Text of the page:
Monday, February 4, 2013
Monday, November 26, 2012
Two Special Collections exhibits in one week! This post is slightly delayed, but I was actually working on this exhibit at the same time as the Nierman exhibit at the beginning of November. Just slightly delayed...
This exhibit features photographs of women from the 1850s to the 1950s selected from African American Legacy: The Carol Mundy Collection. It was curated by Sandra Varry and was designed and prepared by myself. All of the photos that are on display were scanned, reprinted (some enlarged to assist with viewing), and mounted in order to protect the originals from the UV damage of being on display for several months. The exhibit also has a selection of awesome period cameras that are on loan to us. I feel bad since the photos should be the focus, but the cameras might be my favorite thing.
This exhibit is on the 5th floor exhibit area and will be there until the end of January when it will move into the cases on the main floor during Black History Month. At the end of February it will return to the 5th floor.
Wednesday, November 21, 2012
My first piece of business in the new studio - working on the swinging diptych (seen left). I've been struggling for a while with how to handle the background, and I finally developed a plant motif that I feel walks the line between pattern and object. My current plan is a four color print (black, yellow, brown, blue) and chine collé in the body of the animals (light pink or some other flesh tone). I've got the animal image transferred onto the brown and yellow blocks and I've started carving on the brown blocks. I'm keeping my eye out for some dumpster wood to use for the blue.
My studio hours are Wednesday, Friday, and Saturday from 9am to 5pm (except holidays). Everyone should stop by! And a big thanks go out to Molly Chism, who helped me move in.
Monday, November 5, 2012
Please enjoy the poorly pieced together panorama of the show below:
Tuesday, October 16, 2012
|A page from Kruchonykh's Myatezh I (Mutiny I) 1920 |
created with hectography.
I found a very helpful youtube video outlining the process. I would call it a marriage of carbon paper and Jell-o with a process similar to lithography minus the gum arabic. Since the materials needed are fairly household and the process fairly easy it became the print method of choice for the underground, not to mention it was also easy to destroy without leaving any evidence of insurrection. Besides Prisoners-of-War, it was also well suited for the classroom and many test papers or school newsletters were printed using hectography. All a school teacher needed was a pan of gelatin beside her desk and her classroom was instantly fitted with a copy machine before copy machines were invented.
Hectography may be obsolete, but it is not gone from this world. Tattoo parlors still use hectographic pencils to sketch their designs and then transfer it onto skin. One of the most exciting uses of modern hectography I found are printmakers using the gelatin plate to make monoprints. Linda Germain has a wonderful youtube video showing how easily the ink is released from the gelatin to the paper with just the gentle pressure of ones hands. She also has extensive gelatin printing tips on her website.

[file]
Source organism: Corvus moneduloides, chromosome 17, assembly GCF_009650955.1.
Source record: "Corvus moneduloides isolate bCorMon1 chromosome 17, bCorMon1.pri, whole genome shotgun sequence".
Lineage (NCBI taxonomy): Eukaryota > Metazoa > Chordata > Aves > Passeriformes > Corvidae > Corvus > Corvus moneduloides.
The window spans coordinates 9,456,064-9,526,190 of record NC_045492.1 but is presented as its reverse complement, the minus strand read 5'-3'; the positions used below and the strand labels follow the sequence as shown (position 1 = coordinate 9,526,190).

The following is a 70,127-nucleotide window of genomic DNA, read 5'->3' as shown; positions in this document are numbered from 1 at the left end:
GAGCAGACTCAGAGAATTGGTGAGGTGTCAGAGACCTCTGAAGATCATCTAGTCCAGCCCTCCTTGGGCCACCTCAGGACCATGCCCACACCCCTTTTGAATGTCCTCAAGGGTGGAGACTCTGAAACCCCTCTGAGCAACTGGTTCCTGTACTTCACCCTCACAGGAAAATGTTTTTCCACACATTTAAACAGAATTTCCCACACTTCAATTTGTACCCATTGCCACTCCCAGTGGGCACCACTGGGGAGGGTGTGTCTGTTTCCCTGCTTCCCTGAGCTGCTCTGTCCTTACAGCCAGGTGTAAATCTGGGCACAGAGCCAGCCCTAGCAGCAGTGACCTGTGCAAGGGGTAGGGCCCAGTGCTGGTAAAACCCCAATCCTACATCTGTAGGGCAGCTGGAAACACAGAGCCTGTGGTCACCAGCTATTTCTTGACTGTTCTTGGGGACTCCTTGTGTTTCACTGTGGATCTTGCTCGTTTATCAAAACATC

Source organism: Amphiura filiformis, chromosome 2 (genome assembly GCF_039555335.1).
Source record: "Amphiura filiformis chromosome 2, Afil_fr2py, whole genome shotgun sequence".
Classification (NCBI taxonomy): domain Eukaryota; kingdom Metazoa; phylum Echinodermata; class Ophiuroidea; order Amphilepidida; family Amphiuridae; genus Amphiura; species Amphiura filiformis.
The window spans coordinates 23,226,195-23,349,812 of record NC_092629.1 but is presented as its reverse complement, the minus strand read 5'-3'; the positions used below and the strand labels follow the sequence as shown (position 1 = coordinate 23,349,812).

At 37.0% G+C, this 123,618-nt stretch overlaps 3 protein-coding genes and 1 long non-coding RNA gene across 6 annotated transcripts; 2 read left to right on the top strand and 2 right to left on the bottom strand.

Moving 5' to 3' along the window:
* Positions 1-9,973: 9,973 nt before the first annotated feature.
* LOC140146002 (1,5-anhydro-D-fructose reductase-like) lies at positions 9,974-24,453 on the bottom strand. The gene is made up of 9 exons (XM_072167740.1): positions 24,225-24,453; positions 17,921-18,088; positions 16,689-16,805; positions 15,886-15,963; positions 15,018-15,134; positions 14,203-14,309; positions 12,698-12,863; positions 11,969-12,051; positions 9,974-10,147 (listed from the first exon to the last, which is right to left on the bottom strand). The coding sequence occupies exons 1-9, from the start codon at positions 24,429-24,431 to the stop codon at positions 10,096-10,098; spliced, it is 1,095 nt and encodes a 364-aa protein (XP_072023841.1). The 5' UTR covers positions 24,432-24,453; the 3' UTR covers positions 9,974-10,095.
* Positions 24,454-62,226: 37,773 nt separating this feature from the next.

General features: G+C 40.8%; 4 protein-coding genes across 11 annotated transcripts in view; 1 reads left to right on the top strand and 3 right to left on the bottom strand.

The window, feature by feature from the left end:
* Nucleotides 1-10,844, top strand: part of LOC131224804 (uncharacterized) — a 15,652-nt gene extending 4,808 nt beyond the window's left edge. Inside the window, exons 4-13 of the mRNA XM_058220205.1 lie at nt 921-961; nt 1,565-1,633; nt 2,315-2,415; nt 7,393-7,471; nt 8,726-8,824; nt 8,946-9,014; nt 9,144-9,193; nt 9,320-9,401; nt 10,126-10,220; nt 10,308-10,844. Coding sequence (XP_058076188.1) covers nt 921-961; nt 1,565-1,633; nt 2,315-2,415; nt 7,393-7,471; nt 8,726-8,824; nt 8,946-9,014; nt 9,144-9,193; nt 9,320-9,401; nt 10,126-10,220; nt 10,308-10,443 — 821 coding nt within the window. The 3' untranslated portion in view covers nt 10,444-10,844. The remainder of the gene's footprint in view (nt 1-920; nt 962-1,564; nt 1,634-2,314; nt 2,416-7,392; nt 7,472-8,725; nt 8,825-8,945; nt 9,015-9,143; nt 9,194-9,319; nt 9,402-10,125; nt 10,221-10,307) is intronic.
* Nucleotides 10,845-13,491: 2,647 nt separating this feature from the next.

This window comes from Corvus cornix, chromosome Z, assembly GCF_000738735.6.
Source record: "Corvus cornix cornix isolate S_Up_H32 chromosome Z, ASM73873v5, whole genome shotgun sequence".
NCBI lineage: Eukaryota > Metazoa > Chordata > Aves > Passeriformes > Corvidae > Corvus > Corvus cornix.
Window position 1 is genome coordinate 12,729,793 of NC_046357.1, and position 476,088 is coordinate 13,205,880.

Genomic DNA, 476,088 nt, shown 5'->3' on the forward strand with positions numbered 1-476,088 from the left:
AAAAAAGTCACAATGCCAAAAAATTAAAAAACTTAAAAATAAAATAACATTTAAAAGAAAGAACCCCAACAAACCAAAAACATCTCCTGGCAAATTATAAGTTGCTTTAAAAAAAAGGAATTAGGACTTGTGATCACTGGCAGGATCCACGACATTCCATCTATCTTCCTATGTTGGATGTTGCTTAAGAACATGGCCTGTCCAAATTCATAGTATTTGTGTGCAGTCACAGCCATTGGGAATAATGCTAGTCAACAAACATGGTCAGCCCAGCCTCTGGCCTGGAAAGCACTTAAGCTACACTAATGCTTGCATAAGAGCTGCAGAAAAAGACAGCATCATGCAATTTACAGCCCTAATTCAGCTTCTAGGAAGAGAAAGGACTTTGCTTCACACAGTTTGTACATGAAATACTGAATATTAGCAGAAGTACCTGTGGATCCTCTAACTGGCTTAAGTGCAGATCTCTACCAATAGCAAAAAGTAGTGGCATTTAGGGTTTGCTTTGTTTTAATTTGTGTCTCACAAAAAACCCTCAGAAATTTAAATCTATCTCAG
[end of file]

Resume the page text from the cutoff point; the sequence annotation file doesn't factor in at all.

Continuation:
Well, I know what I'm doing the next time I'm in the mood for Jell-o.
|Photo of Shelly Thorstensen's hectograph printing demonstration from Theresa Haberkorn's blog.|
Tuesday, October 2, 2012
I am very excited to announce that I've been selected as one of the Artists-in-Action for the 2012-2013 season for Art & History Museums - Maitland. We had our first meeting to go over paper work and get to know each other last Friday (and get a very professional and fancy name badge). It was also the first time I was able to meet A&H's new Director of Art Exhibitions & Education, Rebecca Sexton Larson.
I had a blast getting to know everyone. Trent Tomengo is in Studio 1, Dawn Rosendahl is in Studio 5, and I'll be sharing Studio 8 with Camilo Velasquez. Studio 8 is under going some repairs right now, so Camillo and I haven't been able to move in yet. Dawn is also waiting for Studio 8 to be repaired because she can't move in to Studio 5 until Camilo can move out. Is your brain in a knot yet? In other words, don't expect to catch Dawn or myself on campus until this is all sorted out. I can't wait to move in and get to work!
TheDailyCity.com: Maitland Art and History Museum Shacks Up Four Art...: The Maitland Art & History Museum has announced its 2012-2013 "Artist-in-Action" recipients for 2012/13: Whitney Broadaway, Dawn Rosenda...
Thursday, September 20, 2012
Yesterday was the Mad Hatter Tea Party at the UCF Library. Amanda Richards was on the committee that organized this fundraiser and she asked me to help out with creating Tenniel inspired linocuts for a print-your-own-print station. I, of course, said yes. Amanda and I each carved two of the four linocuts we had available, which was more painstaking than normal since the cross hatching from Tenniel's drawings is not a very intuitive technique for carving in relief. However, we struggled through and I was pleasantly surprised with how well they translated into linoleum. Especially Amanda's work- this was her first time EVER carving and printing and they look as good as I could have done them. She is a testament to anyone who is on the fence about getting into relief printmaking. We decided to depict the four characters (Alice, The White Rabbit, The Mad Hatter, and The Red Queen) in a frame reminiscent of playing cards and gave them each their own suit.
We had a good crowd at the print station - as in Amanda and I never got to sit down - and it seemed like everyone that came over had a good time. There were also several people intersted in possibly doing the linocut process from start to finish, and I'm hoping that will translate into students for the next Not Your Mama's Print Workshop on December 2nd.